What a weekend it was for Norfolk. Radio 1's Big Weekend, the largest free music festival in Europe, took place across Saturday and Sunday and was attended by 50,000 people. However, as Norwich City fans, we were more interested in events that took place at Wembley on Monday.
It was great that so many of our team managed to get tickets for what was undoubtedly the clubs biggest game for more than 20 years. It is also a massive boost for businesses operating in the city and across the wider county. The publicity that the local region will receive from having a Premier League club will almost certainly bring financial benefits to the local economy.
"Getting into the top flight equates to at least £120m in terms of things such as TV money over the course of the season or parachute payments should the team be relegated - but could yet be worth even more, depending on how long City remained in the Premier League.
The harder one to predict is what the kind of brand image is and that's a king of more long term thing generated by people being more aware of the city and taking the city seriously as a business location. It's much harder to put a figure on that, but it's worth millions as well."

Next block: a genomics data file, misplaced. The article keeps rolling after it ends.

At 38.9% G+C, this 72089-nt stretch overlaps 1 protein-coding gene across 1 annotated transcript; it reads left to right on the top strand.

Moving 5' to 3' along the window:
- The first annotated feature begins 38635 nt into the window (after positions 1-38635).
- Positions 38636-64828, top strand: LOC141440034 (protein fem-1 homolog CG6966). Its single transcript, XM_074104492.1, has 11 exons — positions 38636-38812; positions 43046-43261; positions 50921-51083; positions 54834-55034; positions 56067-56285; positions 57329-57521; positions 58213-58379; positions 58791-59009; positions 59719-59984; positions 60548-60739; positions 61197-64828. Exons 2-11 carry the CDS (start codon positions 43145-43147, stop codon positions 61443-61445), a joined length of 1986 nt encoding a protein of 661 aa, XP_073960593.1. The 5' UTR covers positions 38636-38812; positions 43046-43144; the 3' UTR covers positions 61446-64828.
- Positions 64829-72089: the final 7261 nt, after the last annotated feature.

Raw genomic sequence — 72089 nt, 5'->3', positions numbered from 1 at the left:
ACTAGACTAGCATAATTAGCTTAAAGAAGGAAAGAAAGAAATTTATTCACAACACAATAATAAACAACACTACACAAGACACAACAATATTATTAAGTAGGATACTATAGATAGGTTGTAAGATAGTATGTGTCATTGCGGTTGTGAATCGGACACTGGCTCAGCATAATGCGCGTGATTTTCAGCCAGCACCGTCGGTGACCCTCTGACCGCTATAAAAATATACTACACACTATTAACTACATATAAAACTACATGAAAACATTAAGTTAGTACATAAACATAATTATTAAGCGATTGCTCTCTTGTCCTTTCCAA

- Chris Starkie, Managing Director of the New Anglia Local Enterprise Partnership.
As great as being at the game was, the stadium itself is simply unbelievable. It was opened in 2007 and some of the statistics are mind-boggling.
- There are 90,000 plastic moulded seats, all without unobstructed views of the pitch.
- Wembley Stadium has 34 bars, 8 restaurants, 98 kitchens and 688 food and drink service points.
- Approximately 10,500 meals can be served at any one event.
- The stadium is equipped with soft drink dispensers that can pour 30,000 cups in a little over 10 minutes.
- 40,000 pints of beer can be served during the half time interval of a football or rugby match.
With the majority of the beer being served in plastic cups, there is a considerable amount of plastic waste that is produced on a match day. Wembley however prides itself on being a 'zero waste to landfill venue' and has been so since 2010. On a match day 86% of all waste that is produced will going on to be recycled, with the remainder sent to 'waste to energy' plants. This is converted into energy that will eventually make its way back into the National Grid.
At Coda Plastics we pride ourselves on recycling all of the plastic waste we produce. To find out how we could help your business, do not hesitate to get in touch.